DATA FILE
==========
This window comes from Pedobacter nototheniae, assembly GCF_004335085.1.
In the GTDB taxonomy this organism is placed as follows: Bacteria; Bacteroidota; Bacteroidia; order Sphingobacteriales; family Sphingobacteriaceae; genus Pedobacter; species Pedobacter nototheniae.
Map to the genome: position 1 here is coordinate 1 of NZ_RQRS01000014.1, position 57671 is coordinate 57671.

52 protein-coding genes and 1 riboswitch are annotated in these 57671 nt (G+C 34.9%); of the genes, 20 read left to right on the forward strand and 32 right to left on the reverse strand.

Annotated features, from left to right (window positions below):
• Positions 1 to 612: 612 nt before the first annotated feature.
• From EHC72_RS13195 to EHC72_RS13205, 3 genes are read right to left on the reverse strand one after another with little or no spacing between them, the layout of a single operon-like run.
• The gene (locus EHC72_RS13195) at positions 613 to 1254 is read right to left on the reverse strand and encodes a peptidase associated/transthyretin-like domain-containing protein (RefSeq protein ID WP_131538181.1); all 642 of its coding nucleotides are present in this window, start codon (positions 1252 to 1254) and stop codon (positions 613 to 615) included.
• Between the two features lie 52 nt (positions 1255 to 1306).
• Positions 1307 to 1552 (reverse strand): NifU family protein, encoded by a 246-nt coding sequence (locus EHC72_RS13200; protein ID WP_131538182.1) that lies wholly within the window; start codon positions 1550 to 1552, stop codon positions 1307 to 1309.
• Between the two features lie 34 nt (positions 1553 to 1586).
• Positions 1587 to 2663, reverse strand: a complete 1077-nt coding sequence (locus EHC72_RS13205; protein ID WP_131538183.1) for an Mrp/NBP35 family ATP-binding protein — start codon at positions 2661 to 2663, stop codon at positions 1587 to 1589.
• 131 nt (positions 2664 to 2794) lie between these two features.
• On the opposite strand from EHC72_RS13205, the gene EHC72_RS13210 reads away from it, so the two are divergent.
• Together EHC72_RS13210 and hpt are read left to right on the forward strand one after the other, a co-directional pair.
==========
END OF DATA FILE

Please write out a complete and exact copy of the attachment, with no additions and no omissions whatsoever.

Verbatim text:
This window comes from Pedobacter nototheniae, assembly GCF_004335085.1.
In the GTDB taxonomy this organism is placed as follows: Bacteria; Bacteroidota; Bacteroidia; order Sphingobacteriales; family Sphingobacteriaceae; genus Pedobacter; species Pedobacter nototheniae.
Map to the genome: position 1 here is coordinate 1 of NZ_RQRS01000014.1, position 57671 is coordinate 57671.

52 protein-coding genes and 1 riboswitch are annotated in these 57671 nt (G+C 34.9%); of the genes, 20 read left to right on the forward strand and 32 right to left on the reverse strand.

Annotated features, from left to right (window positions below):
• Positions 1 to 612: 612 nt before the first annotated feature.
• From EHC72_RS13195 to EHC72_RS13205, 3 genes are read right to left on the reverse strand one after another with little or no spacing between them, the layout of a single operon-like run.
• The gene (locus EHC72_RS13195) at positions 613 to 1254 is read right to left on the reverse strand and encodes a peptidase associated/transthyretin-like domain-containing protein (RefSeq protein ID WP_131538181.1); all 642 of its coding nucleotides are present in this window, start codon (positions 1252 to 1254) and stop codon (positions 613 to 615) included.
• Between the two features lie 52 nt (positions 1255 to 1306).
• Positions 1307 to 1552 (reverse strand): NifU family protein, encoded by a 246-nt coding sequence (locus EHC72_RS13200; protein ID WP_131538182.1) that lies wholly within the window; start codon positions 1550 to 1552, stop codon positions 1307 to 1309.
• Between the two features lie 34 nt (positions 1553 to 1586).
• Positions 1587 to 2663, reverse strand: a complete 1077-nt coding sequence (locus EHC72_RS13205; protein ID WP_131538183.1) for an Mrp/NBP35 family ATP-binding protein — start codon at positions 2661 to 2663, stop codon at positions 1587 to 1589.
• 131 nt (positions 2664 to 2794) lie between these two features.
• On the opposite strand from EHC72_RS13205, the gene EHC72_RS13210 reads away from it, so the two are divergent.
• Together EHC72_RS13210 and hpt are read left to right on the forward strand one after the other, a co-directional pair.